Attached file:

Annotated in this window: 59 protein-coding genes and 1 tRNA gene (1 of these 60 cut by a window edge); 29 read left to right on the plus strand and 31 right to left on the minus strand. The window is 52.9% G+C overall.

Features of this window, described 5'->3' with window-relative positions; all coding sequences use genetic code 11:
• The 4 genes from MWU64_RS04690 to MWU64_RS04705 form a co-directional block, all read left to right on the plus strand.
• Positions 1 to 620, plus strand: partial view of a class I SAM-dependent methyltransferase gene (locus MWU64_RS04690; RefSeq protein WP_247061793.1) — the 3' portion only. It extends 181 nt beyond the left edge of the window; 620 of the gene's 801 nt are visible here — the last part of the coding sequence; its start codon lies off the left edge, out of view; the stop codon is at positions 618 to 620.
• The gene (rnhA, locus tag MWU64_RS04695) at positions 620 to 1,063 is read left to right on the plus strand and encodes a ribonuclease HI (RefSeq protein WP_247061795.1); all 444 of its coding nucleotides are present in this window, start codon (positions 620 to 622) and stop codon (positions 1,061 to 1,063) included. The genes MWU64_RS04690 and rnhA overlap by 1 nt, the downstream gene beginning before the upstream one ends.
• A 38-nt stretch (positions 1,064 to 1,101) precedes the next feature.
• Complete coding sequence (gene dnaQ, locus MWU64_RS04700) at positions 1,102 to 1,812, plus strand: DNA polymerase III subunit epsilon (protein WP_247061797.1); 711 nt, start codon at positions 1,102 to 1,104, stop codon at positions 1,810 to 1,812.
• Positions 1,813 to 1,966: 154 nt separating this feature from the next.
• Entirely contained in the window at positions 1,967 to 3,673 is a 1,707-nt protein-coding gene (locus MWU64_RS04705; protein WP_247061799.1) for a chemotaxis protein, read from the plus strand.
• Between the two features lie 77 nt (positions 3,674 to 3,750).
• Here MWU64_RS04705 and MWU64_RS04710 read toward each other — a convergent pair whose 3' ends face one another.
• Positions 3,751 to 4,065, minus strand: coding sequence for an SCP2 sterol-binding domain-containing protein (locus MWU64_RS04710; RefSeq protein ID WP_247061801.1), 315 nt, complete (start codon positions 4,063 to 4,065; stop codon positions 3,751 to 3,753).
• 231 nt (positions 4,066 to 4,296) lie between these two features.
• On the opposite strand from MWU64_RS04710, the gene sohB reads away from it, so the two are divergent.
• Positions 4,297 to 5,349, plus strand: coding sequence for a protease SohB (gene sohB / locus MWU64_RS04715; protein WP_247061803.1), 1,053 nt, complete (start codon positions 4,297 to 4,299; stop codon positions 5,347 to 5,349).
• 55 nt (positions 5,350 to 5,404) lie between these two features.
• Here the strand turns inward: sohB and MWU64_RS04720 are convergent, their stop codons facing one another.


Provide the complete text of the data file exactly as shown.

Annotated in this window: 59 protein-coding genes and 1 tRNA gene (1 of these 60 cut by a window edge); 29 read left to right on the plus strand and 31 right to left on the minus strand. The window is 52.9% G+C overall.

Features of this window, described 5'->3' with window-relative positions; all coding sequences use genetic code 11:
• The 4 genes from MWU64_RS04690 to MWU64_RS04705 form a co-directional block, all read left to right on the plus strand.
• Positions 1 to 620, plus strand: partial view of a class I SAM-dependent methyltransferase gene (locus MWU64_RS04690; RefSeq protein WP_247061793.1) — the 3' portion only. It extends 181 nt beyond the left edge of the window; 620 of the gene's 801 nt are visible here — the last part of the coding sequence; its start codon lies off the left edge, out of view; the stop codon is at positions 618 to 620.
• The gene (rnhA, locus tag MWU64_RS04695) at positions 620 to 1,063 is read left to right on the plus strand and encodes a ribonuclease HI (RefSeq protein WP_247061795.1); all 444 of its coding nucleotides are present in this window, start codon (positions 620 to 622) and stop codon (positions 1,061 to 1,063) included. The genes MWU64_RS04690 and rnhA overlap by 1 nt, the downstream gene beginning before the upstream one ends.
• A 38-nt stretch (positions 1,064 to 1,101) precedes the next feature.
• Complete coding sequence (gene dnaQ, locus MWU64_RS04700) at positions 1,102 to 1,812, plus strand: DNA polymerase III subunit epsilon (protein WP_247061797.1); 711 nt, start codon at positions 1,102 to 1,104, stop codon at positions 1,810 to 1,812.
• Positions 1,813 to 1,966: 154 nt separating this feature from the next.
• Entirely contained in the window at positions 1,967 to 3,673 is a 1,707-nt protein-coding gene (locus MWU64_RS04705; protein WP_247061799.1) for a chemotaxis protein, read from the plus strand.
• Between the two features lie 77 nt (positions 3,674 to 3,750).
• Here MWU64_RS04705 and MWU64_RS04710 read toward each other — a convergent pair whose 3' ends face one another.
• Positions 3,751 to 4,065, minus strand: coding sequence for an SCP2 sterol-binding domain-containing protein (locus MWU64_RS04710; RefSeq protein ID WP_247061801.1), 315 nt, complete (start codon positions 4,063 to 4,065; stop codon positions 3,751 to 3,753).
• 231 nt (positions 4,066 to 4,296) lie between these two features.
• On the opposite strand from MWU64_RS04710, the gene sohB reads away from it, so the two are divergent.
• Positions 4,297 to 5,349, plus strand: coding sequence for a protease SohB (gene sohB / locus MWU64_RS04715; protein WP_247061803.1), 1,053 nt, complete (start codon positions 4,297 to 4,299; stop codon positions 5,347 to 5,349).
• 55 nt (positions 5,350 to 5,404) lie between these two features.
• Here the strand turns inward: sohB and MWU64_RS04720 are convergent, their stop codons facing one another.